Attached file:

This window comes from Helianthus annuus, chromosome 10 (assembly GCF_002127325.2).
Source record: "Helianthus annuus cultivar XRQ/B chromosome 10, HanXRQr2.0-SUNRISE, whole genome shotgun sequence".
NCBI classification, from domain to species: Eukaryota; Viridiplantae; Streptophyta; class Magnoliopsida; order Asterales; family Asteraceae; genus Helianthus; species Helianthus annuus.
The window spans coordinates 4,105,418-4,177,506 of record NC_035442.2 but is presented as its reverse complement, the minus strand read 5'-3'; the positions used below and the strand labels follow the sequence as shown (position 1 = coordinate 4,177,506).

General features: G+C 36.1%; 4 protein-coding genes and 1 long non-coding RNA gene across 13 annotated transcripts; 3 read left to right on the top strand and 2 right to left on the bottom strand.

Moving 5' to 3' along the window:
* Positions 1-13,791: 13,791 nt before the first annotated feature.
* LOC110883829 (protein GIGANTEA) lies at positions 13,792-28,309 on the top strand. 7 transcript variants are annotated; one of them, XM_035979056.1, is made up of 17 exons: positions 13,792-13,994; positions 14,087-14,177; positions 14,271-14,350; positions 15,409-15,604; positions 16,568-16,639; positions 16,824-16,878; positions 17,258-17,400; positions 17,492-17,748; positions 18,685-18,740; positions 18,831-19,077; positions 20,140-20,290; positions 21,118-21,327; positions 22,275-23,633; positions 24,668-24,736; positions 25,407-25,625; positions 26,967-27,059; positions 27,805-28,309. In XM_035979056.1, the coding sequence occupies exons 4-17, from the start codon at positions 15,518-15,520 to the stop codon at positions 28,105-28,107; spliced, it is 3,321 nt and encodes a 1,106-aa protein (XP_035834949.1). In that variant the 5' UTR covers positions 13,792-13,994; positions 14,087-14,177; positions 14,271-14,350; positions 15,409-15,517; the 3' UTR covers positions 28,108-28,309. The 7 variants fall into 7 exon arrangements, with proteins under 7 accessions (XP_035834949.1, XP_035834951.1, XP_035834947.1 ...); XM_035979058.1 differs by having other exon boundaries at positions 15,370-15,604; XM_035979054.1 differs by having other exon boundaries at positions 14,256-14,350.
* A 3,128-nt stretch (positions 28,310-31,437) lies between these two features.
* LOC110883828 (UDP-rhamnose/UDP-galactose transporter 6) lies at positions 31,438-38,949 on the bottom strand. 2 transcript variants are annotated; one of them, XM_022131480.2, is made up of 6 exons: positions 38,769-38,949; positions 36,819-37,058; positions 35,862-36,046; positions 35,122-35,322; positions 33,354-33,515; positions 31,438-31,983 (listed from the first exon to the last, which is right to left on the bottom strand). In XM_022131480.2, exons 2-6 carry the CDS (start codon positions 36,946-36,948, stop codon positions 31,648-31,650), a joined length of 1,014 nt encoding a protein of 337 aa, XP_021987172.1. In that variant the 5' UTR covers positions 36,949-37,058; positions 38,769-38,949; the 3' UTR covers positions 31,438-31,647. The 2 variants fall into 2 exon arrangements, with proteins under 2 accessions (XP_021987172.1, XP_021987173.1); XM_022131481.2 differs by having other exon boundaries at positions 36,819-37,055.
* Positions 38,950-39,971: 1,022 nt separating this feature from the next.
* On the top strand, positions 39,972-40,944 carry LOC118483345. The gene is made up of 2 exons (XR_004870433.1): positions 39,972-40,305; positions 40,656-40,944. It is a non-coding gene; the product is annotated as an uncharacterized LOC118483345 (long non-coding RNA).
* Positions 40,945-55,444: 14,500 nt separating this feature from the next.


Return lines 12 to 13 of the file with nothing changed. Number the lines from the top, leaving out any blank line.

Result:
* On the top strand, positions 39,972-40,944 carry LOC118483345. The gene is made up of 2 exons (XR_004870433.1): positions 39,972-40,305; positions 40,656-40,944. It is a non-coding gene; the product is annotated as an uncharacterized LOC118483345 (long non-coding RNA).
* Positions 40,945-55,444: 14,500 nt separating this feature from the next.